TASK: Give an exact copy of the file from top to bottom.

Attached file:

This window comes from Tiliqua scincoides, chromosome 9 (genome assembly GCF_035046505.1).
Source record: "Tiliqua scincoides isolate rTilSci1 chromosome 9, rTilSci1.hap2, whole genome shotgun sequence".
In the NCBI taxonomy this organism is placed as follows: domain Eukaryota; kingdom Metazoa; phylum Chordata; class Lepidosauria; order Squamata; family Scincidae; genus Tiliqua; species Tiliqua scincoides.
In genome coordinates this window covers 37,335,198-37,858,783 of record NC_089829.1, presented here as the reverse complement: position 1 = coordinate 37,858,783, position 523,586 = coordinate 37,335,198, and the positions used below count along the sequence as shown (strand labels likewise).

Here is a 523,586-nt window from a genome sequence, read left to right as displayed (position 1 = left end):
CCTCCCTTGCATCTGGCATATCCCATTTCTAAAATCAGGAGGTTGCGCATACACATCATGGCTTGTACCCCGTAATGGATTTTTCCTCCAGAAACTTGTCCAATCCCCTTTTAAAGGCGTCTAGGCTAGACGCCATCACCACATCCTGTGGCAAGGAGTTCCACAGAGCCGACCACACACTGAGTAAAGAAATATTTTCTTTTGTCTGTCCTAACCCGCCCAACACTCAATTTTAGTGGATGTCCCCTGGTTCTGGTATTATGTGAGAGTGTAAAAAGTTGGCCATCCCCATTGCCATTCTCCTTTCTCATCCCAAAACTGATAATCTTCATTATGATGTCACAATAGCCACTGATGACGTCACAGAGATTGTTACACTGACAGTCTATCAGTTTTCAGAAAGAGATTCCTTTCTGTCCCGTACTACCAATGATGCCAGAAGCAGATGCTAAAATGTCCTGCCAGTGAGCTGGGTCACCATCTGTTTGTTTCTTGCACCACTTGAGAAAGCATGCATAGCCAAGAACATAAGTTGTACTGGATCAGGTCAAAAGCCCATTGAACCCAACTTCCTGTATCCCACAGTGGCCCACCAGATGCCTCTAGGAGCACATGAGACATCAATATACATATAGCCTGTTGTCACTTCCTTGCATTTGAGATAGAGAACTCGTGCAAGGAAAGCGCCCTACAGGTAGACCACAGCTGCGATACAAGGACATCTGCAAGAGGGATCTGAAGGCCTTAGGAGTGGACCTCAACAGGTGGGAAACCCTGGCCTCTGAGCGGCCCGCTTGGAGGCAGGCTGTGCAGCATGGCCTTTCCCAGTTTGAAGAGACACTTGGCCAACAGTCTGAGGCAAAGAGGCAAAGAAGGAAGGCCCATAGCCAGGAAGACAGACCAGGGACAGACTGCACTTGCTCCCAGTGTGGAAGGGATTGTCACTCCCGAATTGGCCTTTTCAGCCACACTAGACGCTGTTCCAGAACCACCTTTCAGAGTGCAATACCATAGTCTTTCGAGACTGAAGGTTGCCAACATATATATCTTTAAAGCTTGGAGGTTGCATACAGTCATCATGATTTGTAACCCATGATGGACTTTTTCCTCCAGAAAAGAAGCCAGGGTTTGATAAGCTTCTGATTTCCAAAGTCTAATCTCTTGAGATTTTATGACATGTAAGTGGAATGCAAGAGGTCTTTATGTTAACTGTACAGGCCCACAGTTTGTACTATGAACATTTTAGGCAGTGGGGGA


This window comes from Tiliqua scincoides, chromosome 9 (genome assembly GCF_035046505.1).
Source record: "Tiliqua scincoides isolate rTilSci1 chromosome 9, rTilSci1.hap2, whole genome shotgun sequence".
In the NCBI taxonomy this organism is placed as follows: domain Eukaryota; kingdom Metazoa; phylum Chordata; class Lepidosauria; order Squamata; family Scincidae; genus Tiliqua; species Tiliqua scincoides.
In genome coordinates this window covers 37,335,198-37,858,783 of record NC_089829.1, presented here as the reverse complement: position 1 = coordinate 37,858,783, position 523,586 = coordinate 37,335,198, and the positions used below count along the sequence as shown (strand labels likewise).

Here is a 523,586-nt window from a genome sequence, read left to right as displayed (position 1 = left end):
CCTCCCTTGCATCTGGCATATCCCATTTCTAAAATCAGGAGGTTGCGCATACACATCATGGCTTGTACCCCGTAATGGATTTTTCCTCCAGAAACTTGTCCAATCCCCTTTTAAAGGCGTCTAGGCTAGACGCCATCACCACATCCTGTGGCAAGGAGTTCCACAGAGCCGACCACACACTGAGTAAAGAAATATTTTCTTTTGTCTGTCCTAACCCGCCCAACACTCAATTTTAGTGGATGTCCCCTGGTTCTGGTATTATGTGAGAGTGTAAAAAGTTGGCCATCCCCATTGCCATTCTCCTTTCTCATCCCAAAACTGATAATCTTCATTATGATGTCACAATAGCCACTGATGACGTCACAGAGATTGTTACACTGACAGTCTATCAGTTTTCAGAAAGAGATTCCTTTCTGTCCCGTACTACCAATGATGCCAGAAGCAGATGCTAAAATGTCCTGCCAGTGAGCTGGGTCACCATCTGTTTGTTTCTTGCACCACTTGAGAAAGCATGCATAGCCAAGAACATAAGTTGTACTGGATCAGGTCAAAAGCCCATTGAACCCAACTTCCTGTATCCCACAGTGGCCCACCAGATGCCTCTAGGAGCACATGAGACATCAATATACATATAGCCTGTTGTCACTTCCTTGCATTTGAGATAGAGAACTCGTGCAAGGAAAGCGCCCTACAGGTAGACCACAGCTGCGATACAAGGACATCTGCAAGAGGGATCTGAAGGCCTTAGGAGTGGACCTCAACAGGTGGGAAACCCTGGCCTCTGAGCGGCCCGCTTGGAGGCAGGCTGTGCAGCATGGCCTTTCCCAGTTTGAAGAGACACTTGGCCAACAGTCTGAGGCAAAGAGGCAAAGAAGGAAGGCCCATAGCCAGGAAGACAGACCAGGGACAGACTGCACTTGCTCCCAGTGTGGAAGGGATTGTCACTCCCGAATTGGCCTTTTCAGCCACACTAGACGCTGTTCCAGAACCACCTTTCAGAGTGCAATACCATAGTCTTTCGAGACTGAAGGTTGCCAACATATATATCTTTAAAGCTTGGAGGTTGCATACAGTCATCATGATTTGTAACCCATGATGGACTTTTTCCTCCAGAAAAGAAGCCAGGGTTTGATAAGCTTCTGATTTCCAAAGTCTAATCTCTTGAGATTTTATGACATGTAAGTGGAATGCAAGAGGTCTTTATGTTAACTGTACAGGCCCACAGTTTGTACTATGAACATTTTAGGCAGTGGGGGA